Expanding my horizons – Improvisation classes, Odyssey Storytelling, Tellers of Tales.

Maybe that’s what made it go so fast. There was always something to do, people to meet and enjoy.

So this year, 2018, I’m revising an activity from my teaching plan book, “What I Know- and Don’t Know.”

WHAT I KNOW: I will continue creative writing, blogging, and submitting my work for publication, and sharing what I know. I will make self-care a priority. I will take time to spend time with people I care about. I will try things I’ve never done before. I will start tap dancing again. I will travel to Europe, California, Chicago, and the East Coast- from VA to MA. (Fair warning to all my contacts in VA, DC, PA, NJ, NY (that means LI, NYC, and upstate), MA. I’ll even make a stop on Staten Island to visit my alma mater Wagner College. After all these years, I want to walk on the Oval again and marvel in person at the changes I’ve seen online.

WHAT I DON’T KNOW: Exactly how all this will unfold. What else might be gifted to me.

WHAT I’M WILLING TO TRUST IN: The best is yet to come.

What do you know about 2018?

Ethel Lee-Miller blogs regularly about people, the power of words, and the writing life. She is the author of Thinking of Miller Place, and Seedlings, Stories of Relationships.

Pile of Books #3- Recommended Reading for AZ Landscaping

Posted by on Dec 30, 2017 in Writing | 0 comments

December arrived. Outside landscaping? Trim the cacti and put Santa hats on ’em. Now Pile of Books #3 calls.

Pile #3 is like the Overview for my current and future projects–traveling, and the never-ending home landscaping. Since we returned from Kauai Hawaii, I’ve become a Hawaiiophile. I’m enthralled with the history, cultures, and especially music and dance of Hawaii.

On our drive to the airport to come home from Kauai we stopped at the Kauai Museum in the Albert Spencer Wilcox Building. With lots (I mean LOTS) of time before our flight, we took a leisurely self-guided tour through the museum. It’s a small museum compared to NYC or LA museums, but it’s chock full of artifacts from Polynesian finds, detailed texts accompanying weaving and clothing designs, statutes, photos of sugar plantations, paintings of Hawaiian royalty, and newspaper articles and posters from World War II. I’m most interested in the early history and inculcation of native cultures with western influx. This museum is great without being overwhelming. The books in Pile #3 augment the adventures of this trip.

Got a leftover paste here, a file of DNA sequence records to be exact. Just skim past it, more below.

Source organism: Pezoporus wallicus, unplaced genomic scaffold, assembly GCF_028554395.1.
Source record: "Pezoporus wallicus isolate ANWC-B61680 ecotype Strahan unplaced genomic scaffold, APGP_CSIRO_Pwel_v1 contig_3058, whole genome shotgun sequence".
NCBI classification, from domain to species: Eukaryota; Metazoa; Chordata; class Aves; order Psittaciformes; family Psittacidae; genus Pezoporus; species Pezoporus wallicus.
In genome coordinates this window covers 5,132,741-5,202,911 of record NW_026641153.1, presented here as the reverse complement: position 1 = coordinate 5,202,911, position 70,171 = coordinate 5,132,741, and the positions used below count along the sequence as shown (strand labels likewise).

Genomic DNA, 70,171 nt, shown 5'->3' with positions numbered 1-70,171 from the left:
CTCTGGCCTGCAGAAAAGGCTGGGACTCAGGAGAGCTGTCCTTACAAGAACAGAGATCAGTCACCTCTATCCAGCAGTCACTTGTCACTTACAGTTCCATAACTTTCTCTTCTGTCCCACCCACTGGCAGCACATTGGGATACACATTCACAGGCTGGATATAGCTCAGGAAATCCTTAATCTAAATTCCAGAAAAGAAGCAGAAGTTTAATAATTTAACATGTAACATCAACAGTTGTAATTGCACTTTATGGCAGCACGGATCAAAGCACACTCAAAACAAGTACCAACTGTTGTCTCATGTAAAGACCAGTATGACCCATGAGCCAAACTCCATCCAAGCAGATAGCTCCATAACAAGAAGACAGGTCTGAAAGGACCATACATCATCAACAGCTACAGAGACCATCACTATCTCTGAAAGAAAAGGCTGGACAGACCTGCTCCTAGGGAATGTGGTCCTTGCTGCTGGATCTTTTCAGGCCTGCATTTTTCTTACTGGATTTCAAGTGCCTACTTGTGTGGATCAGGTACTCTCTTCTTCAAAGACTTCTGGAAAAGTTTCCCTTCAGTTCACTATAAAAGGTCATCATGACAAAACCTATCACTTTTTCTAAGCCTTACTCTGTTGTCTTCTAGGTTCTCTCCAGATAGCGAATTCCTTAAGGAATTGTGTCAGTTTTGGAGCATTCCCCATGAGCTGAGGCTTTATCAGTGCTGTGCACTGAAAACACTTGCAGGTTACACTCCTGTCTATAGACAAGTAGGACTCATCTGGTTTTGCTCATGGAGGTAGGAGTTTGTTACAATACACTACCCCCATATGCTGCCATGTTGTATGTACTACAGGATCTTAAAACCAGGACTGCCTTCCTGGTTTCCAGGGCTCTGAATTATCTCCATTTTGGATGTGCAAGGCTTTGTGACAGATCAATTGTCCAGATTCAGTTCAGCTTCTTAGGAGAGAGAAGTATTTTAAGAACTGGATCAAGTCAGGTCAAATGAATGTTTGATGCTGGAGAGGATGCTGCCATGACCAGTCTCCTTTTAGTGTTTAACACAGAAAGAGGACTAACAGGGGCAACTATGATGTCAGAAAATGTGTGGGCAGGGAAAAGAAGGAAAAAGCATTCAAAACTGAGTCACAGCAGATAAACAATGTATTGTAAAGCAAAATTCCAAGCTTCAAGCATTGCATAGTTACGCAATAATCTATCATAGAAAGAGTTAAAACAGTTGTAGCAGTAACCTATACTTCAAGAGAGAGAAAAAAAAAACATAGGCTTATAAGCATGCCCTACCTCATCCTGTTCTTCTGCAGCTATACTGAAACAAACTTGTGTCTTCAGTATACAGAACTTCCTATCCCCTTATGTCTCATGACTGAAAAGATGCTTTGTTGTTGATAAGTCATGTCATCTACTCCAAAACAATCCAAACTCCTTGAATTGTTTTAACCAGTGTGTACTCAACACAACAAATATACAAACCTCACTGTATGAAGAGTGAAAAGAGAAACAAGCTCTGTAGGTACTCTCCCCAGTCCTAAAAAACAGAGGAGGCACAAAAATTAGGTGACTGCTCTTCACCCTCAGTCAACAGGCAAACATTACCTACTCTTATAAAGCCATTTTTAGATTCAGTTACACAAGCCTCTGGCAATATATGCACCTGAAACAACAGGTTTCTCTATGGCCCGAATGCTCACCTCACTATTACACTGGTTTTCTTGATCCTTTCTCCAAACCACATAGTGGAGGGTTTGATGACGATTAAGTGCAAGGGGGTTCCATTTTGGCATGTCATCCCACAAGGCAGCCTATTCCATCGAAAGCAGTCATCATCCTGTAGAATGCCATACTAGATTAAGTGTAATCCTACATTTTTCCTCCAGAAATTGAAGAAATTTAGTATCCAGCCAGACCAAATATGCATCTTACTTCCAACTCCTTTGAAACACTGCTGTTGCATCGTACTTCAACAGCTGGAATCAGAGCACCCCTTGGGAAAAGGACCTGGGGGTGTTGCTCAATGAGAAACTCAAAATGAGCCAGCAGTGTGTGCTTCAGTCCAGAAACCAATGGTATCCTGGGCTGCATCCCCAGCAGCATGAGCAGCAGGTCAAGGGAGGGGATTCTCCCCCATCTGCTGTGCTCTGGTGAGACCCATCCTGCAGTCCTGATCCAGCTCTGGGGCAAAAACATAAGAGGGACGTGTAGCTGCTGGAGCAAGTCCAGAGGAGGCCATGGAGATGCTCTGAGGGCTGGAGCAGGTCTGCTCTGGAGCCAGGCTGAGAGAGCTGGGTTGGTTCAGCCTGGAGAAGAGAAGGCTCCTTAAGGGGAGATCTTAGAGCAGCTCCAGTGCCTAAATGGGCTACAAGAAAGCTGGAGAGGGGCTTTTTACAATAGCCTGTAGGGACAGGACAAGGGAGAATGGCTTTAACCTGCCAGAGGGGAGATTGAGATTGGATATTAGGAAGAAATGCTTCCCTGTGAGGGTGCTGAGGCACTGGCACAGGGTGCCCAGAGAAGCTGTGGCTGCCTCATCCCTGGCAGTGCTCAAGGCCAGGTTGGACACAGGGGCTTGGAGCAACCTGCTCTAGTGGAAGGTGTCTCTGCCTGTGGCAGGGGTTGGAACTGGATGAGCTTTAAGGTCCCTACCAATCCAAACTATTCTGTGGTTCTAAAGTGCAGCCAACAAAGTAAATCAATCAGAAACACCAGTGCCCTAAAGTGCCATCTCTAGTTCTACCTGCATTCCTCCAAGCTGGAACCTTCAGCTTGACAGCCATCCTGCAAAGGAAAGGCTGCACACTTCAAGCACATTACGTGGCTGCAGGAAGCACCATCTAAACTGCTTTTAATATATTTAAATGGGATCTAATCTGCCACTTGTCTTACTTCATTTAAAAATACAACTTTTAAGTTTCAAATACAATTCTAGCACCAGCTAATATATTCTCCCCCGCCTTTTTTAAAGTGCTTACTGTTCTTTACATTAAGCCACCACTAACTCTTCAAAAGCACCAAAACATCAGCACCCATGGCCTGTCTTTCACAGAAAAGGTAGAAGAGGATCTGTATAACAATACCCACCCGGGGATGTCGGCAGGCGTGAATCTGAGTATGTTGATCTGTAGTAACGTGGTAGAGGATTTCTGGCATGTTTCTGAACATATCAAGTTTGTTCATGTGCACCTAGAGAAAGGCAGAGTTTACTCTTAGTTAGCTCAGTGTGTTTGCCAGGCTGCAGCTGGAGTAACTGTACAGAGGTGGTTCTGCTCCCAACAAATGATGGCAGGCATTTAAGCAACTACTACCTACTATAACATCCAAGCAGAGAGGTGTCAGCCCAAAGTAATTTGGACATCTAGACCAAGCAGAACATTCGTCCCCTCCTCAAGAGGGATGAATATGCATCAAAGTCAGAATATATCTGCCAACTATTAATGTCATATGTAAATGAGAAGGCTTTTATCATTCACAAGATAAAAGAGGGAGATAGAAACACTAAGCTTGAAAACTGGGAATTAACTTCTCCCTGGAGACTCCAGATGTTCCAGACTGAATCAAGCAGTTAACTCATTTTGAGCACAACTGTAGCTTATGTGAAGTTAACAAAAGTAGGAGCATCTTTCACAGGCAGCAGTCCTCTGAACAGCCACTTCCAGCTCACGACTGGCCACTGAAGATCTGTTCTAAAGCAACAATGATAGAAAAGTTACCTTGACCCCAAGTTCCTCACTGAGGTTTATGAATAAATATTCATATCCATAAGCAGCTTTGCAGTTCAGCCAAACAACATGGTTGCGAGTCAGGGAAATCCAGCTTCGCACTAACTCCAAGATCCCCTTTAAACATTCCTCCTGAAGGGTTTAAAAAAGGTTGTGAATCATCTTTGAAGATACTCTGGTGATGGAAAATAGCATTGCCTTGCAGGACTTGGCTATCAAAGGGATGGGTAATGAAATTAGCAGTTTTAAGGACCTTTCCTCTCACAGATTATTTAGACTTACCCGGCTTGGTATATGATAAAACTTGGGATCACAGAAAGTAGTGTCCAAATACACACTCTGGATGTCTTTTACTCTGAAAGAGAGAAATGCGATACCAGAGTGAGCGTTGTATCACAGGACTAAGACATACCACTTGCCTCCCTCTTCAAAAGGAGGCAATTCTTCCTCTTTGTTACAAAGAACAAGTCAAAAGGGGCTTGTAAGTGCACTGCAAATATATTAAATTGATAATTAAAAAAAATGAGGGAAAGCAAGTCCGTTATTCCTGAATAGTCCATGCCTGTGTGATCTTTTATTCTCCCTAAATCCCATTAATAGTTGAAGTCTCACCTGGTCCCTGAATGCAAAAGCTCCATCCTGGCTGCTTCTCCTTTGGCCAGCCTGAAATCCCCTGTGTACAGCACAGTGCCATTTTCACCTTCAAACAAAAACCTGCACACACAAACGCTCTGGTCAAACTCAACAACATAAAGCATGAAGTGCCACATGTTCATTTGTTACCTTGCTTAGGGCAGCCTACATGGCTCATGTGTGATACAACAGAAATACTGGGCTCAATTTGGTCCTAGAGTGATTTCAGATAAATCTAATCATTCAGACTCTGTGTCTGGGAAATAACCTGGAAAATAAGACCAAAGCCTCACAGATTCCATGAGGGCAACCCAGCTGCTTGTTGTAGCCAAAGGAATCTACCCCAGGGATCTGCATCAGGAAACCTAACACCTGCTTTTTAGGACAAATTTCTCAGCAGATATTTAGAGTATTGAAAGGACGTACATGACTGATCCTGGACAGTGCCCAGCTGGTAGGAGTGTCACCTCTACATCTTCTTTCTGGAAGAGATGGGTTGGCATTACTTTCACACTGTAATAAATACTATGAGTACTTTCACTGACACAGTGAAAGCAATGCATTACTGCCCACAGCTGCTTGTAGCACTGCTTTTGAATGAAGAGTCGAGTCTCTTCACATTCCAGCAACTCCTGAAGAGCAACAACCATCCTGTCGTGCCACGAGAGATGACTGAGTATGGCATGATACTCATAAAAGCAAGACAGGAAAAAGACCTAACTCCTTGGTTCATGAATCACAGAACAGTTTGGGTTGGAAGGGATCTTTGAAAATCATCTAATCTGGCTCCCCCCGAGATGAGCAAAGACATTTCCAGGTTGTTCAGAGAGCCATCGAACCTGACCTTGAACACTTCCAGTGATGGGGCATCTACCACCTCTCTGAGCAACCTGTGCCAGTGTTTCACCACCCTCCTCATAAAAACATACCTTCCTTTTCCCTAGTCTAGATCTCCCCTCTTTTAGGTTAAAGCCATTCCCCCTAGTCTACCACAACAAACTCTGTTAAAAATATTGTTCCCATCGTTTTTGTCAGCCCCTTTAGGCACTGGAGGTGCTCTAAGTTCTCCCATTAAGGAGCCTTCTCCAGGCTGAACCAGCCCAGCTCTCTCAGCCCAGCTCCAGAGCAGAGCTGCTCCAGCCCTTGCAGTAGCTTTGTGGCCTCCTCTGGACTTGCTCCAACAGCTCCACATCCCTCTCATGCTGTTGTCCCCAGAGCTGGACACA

Maui Revealed 3rd edition is a loan from our neighbor Glenn who seems to have a pretty full library of Hawaiian books, maps, and music. When we decided Maui would be our next return to Hawaii, Glenn had the book.

The Illustrated Atlas of Hawaii by Island Heritage United is an informal read of history, detailing cultural assimilation and cultural pride. This is my second time reading this; the first was prior to our trip when all the information was new. Now I’m looking at the gorgeous illustrations of plants, birds, and flowers and mentally recalling where I actually saw them. I don’t know about you but the combination of reading about something and then experiencing it for real is pretty exciting. Sort of like seeing any movie with a scene in NYC and knowing I walked there, lived there, ate there!

The last two in the pile are what I call “nudge” books. Front and center on the table near the TV as visual reminders to be easily picked up as a follow through to “Yeah, we’ve got to do something about the front yard.” I’ve marked pages, made some sketches of areas I want it to address as Ms. Alexander suggests and so beautifully shows in her book The Essential Garden Design Workbook.